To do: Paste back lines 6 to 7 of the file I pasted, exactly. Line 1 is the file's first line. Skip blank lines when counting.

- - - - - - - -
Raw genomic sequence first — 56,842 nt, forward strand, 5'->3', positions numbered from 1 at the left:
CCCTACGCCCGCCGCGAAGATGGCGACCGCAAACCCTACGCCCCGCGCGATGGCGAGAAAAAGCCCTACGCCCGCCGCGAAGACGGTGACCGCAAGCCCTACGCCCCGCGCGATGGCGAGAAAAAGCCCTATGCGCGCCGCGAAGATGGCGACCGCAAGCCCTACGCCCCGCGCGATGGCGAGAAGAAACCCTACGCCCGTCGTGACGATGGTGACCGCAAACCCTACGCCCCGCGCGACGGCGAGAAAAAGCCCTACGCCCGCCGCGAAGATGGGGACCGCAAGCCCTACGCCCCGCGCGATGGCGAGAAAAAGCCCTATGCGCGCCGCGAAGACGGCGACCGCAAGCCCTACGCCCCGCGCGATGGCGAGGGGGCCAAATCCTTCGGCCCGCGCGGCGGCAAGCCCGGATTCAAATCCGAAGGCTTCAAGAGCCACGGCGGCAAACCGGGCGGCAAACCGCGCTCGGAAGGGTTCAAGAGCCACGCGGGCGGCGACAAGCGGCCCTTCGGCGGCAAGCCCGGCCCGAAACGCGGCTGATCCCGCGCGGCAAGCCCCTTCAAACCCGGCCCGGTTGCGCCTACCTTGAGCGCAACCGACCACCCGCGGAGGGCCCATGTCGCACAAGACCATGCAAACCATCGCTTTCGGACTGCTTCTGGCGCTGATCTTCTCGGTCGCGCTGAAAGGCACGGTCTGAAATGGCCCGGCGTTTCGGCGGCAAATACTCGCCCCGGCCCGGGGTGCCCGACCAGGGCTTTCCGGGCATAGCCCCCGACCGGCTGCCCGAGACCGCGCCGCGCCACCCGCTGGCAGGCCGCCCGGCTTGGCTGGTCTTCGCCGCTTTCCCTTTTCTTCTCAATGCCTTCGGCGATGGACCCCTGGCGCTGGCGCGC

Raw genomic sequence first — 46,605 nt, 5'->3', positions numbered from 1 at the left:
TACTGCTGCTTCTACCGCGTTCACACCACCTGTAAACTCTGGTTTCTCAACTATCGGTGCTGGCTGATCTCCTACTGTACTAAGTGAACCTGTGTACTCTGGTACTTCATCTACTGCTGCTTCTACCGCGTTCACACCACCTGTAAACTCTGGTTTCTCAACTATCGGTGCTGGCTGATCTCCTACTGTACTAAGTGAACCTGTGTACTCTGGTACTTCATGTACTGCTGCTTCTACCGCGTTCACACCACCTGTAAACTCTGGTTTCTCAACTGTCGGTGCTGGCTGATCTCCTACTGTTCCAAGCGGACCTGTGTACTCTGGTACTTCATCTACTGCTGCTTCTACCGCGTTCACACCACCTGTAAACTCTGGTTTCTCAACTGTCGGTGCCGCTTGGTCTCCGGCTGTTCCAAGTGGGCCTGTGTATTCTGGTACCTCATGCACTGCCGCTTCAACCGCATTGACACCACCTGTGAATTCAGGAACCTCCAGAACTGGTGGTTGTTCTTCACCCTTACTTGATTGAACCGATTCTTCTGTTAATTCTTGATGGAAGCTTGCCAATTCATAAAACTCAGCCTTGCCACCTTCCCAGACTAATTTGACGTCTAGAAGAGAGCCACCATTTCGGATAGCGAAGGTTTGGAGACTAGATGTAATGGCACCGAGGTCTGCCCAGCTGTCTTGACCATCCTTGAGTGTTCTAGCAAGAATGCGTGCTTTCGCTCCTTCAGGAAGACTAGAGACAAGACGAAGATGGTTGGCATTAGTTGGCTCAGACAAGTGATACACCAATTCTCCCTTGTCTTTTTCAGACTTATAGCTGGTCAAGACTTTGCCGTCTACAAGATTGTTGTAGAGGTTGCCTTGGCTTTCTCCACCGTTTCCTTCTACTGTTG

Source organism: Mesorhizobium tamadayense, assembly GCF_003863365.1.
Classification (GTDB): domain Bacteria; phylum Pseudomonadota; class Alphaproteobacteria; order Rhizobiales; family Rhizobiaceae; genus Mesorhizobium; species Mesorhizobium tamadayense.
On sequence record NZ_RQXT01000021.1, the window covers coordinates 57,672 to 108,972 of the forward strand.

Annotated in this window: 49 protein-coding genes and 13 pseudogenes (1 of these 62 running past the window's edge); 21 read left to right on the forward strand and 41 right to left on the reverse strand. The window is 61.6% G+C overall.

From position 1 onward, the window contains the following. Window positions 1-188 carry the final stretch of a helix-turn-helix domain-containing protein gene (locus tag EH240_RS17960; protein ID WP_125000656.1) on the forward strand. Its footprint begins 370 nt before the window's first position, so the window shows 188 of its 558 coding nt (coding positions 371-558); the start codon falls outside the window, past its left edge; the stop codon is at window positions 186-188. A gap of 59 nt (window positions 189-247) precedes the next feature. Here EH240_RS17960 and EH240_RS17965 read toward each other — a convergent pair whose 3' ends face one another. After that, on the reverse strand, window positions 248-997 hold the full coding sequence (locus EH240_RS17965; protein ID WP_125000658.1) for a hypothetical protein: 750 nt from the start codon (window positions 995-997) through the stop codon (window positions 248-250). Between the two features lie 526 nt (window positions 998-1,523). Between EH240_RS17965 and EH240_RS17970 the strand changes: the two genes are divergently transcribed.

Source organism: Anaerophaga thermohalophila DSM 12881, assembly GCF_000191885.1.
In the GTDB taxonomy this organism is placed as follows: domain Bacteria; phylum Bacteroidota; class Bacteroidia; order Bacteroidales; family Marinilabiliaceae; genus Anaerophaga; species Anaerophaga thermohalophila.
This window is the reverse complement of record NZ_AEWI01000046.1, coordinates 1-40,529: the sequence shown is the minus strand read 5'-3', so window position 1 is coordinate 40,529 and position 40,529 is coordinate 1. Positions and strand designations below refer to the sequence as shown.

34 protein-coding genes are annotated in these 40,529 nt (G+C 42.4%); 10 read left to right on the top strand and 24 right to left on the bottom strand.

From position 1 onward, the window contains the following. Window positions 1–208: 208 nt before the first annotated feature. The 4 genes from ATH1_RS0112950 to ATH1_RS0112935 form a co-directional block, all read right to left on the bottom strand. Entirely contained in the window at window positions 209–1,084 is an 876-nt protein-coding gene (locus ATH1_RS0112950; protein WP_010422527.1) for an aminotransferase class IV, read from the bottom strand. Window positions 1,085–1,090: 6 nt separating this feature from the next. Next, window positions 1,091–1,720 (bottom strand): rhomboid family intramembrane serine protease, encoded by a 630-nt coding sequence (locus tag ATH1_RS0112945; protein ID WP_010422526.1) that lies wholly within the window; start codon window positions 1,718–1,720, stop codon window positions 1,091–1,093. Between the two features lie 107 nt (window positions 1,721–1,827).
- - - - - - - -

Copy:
Classification (GTDB): domain Bacteria; phylum Pseudomonadota; class Alphaproteobacteria; order Rhizobiales; family Rhizobiaceae; genus Mesorhizobium; species Mesorhizobium tamadayense.
On sequence record NZ_RQXT01000021.1, the window covers coordinates 57,672 to 108,972 of the forward strand.